The Telegraph
Since 1st March, 1999
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Experimentation should continue
- The never-say-die attitude should stand Indian team in good stead
Gagan Ajit has the attributes of becoming a great player

India reaped a rich harvest at the Afro-Asian Games, finishing only behind China in the medalsí tally. However exciting that may sound, we must not forget it was possible because most of the heavyweights took these Games casually. They didnít bother to enter teams in some disciplines, while in others, they fielded second-string players. Hockey was an exception. Heavyweights from both continents vied for glory and even though some big names were missing, competition was not at a premium.

The gold won by Rajinder Singhís team is, in fact, a big shot in the arm for hockey in our country. Having stood on the winnersí podium at the Asia Cup in Kuala Lumpur just about a month ago, this back-to-back triumph will help the process of hockeyís revival gain further momentum. There have been occasions in the past two decades when the game seemed to be on the verge of the big breakthrough but potential never got translated into results.

Rajinderís men seem to have realised that the only way to come to the forefront is by winning more and more matches, and tournaments. And thatís why the Indian players deserve all the kudos they are getting. It was really heart-warming to see them beating Pakistan twice in the same tournament. That too, in front of packed galleries.

Pakistan dominated India in the first half of the final, but the hosts did well to turn it around and, in the end, win convincingly. Even in the semi-final, we struggled to put the ball into the Malaysian net but the boys hung on and ultimately won via the tie-breaker. Itís this never-say-die spirit which should stand this team in good stead.

Dhanraj Pillay, Baljit Dhillon and Baljit Saini were rested by the Indian Hockey Federation for this tournament. I whole-heartedly support this policy because I believe that unless you are prepared to experiment, the future will be bleak. Trying out the bench-strength as frequently as possible not only boosts the confidence of fringe players, it also keeps senior and established players on their toes.

Absolutely nobody should take his place for granted and the Pillays, Dhillons and Sainis must know they have to fight their way back into the team. You need competition to bring the best out of every player.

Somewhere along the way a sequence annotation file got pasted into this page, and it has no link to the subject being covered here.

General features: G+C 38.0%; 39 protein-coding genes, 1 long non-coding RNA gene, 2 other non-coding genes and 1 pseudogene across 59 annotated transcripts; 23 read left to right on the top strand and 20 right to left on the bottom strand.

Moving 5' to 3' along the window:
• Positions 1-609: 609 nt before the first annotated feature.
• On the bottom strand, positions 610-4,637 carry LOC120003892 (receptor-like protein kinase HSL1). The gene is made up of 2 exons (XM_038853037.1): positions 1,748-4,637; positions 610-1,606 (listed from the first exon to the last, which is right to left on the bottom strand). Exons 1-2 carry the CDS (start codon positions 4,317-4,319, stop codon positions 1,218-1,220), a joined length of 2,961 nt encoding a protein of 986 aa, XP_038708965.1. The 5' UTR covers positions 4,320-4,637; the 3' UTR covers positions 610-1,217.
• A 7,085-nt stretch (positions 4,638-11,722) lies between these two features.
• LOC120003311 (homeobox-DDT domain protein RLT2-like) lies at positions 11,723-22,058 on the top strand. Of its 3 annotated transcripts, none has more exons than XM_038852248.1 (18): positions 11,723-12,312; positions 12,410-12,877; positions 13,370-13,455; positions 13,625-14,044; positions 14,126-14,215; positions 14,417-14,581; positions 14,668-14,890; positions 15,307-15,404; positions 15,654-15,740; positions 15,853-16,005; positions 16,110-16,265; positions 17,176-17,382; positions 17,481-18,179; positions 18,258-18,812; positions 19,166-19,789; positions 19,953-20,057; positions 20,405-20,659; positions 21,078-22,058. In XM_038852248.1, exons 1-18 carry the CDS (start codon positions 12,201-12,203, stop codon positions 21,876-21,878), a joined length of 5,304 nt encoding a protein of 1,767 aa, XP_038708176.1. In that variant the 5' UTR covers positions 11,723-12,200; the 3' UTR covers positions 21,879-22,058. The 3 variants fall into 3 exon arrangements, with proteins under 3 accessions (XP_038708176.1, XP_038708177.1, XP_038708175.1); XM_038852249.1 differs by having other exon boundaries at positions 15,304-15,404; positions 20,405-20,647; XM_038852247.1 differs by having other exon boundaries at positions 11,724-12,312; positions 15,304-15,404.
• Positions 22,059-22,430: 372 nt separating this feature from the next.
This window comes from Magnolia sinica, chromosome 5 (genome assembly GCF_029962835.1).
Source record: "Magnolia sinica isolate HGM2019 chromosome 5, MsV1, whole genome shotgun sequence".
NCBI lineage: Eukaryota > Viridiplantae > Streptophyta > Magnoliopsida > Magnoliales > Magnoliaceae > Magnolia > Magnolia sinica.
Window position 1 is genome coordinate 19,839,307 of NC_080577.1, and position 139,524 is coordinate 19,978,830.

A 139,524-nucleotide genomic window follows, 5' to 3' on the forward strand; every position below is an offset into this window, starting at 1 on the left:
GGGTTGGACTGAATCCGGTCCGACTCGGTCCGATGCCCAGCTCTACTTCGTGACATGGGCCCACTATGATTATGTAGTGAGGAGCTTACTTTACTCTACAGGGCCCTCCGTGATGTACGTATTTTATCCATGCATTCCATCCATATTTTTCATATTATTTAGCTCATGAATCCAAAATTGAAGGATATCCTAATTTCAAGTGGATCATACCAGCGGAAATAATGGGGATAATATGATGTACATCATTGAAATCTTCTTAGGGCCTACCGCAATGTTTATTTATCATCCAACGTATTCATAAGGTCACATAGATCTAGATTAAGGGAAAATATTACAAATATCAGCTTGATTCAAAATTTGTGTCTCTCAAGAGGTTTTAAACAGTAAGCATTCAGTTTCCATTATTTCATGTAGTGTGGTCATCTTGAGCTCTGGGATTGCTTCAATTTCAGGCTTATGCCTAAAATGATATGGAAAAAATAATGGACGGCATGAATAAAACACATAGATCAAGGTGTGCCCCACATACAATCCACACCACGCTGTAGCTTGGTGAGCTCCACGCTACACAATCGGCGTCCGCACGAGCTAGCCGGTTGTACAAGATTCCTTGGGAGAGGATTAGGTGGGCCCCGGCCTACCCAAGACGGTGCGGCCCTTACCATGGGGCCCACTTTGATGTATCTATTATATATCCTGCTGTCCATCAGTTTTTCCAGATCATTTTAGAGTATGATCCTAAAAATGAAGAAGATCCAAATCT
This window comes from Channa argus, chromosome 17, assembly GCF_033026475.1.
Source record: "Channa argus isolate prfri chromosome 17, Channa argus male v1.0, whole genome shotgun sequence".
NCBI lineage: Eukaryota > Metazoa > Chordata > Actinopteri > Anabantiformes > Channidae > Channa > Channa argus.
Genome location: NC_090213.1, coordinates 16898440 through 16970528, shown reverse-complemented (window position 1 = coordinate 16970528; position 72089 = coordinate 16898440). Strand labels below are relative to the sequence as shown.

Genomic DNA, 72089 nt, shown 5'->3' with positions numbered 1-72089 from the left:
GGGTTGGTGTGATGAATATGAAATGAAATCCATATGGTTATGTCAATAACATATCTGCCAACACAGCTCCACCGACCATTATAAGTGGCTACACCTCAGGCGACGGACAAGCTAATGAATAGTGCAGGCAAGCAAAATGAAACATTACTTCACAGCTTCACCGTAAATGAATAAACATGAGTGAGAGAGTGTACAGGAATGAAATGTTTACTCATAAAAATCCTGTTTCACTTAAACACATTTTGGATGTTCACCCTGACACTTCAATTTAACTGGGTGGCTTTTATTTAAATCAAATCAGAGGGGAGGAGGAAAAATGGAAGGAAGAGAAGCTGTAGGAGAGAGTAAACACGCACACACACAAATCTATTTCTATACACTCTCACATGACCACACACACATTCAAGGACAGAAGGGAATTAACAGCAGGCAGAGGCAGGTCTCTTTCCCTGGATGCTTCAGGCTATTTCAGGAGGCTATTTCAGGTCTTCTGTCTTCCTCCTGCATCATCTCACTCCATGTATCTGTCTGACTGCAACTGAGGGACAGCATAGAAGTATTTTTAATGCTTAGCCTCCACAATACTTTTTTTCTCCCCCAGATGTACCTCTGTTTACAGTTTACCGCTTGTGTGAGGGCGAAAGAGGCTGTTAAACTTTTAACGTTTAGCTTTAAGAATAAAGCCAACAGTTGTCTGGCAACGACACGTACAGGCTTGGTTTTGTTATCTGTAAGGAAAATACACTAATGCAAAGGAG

Thereís another positive side to experimentation: it can unearth players who, otherwise, may have faded into oblivion after warming the benches for a series of tournaments. Harpal Singh, for example, gave a good account of himself when he got the chance. The young full-back charged out well while defending penalty corners and headed straight towards the man taking the hit ó an art Jugraj Singh had mastered.

Among the other non-regulars on view in Hyderabad, Arjun Halappa operated at a fast pace down the right flank. We could be needing someone like him because most of our attack is left-oriented with the trio of Prabhjot Singh, Deepak Thakur and Gagan Ajit Singh forming an effective combination.

I was happy to see Dilip Tirkey, who led the team in Pillayís absence, playing solid hockey in defence. He is gradually regaining peak form which he was on the verge of losing earlier this year, and that really augurs well for the Indian team.

Another standout performer was Devesh Chauhan. This well-built man always had the qualities to be a top-class goalkeeper, but his problem was inconsistency. He would effect two fine saves and then let in a soft goal. In Hyderabad, Chauhan maintained a rich vein of form right through the tournament. Both in the semi-final and final, it was his brilliance which saved India.

Then how can one ignore Gagan Ajitís contribution' He has made it a habit of scoring fabulous goals against Pakistan. Thatís the hallmark of a great player ó he rises with the level of competition and produces the goods in crunch situations. Heís not a forward with great individual skills but a very good scorer. Previously, he had this penchant for pulling the ball to his left and scoring with reverse-flicks. In the Afro-Asian final, it was good to see him score from his right side as well.

The other good quality Gagan Ajit possesses is a very cool head. The Pakistanis always try to upset him, but Gagan Ajit doesnít get flustered.

As far as the Indians are concerned, the year is closing on as high a note as it had begun. But we canít afford to rest on our laurels, especially as an Olympic year is knocking on the doors. Though nothing can be taken for granted, I would be very surprised if we fail to book our ticket to Athens.

I have one simple piece of advice for the team management: just continue the process of experimentation in the forthcoming ĎTestí series against the Dutch, then the Azlan Shah meet and Olympic qualifiers in Spain. Thatís the best way to prepare for Athens.

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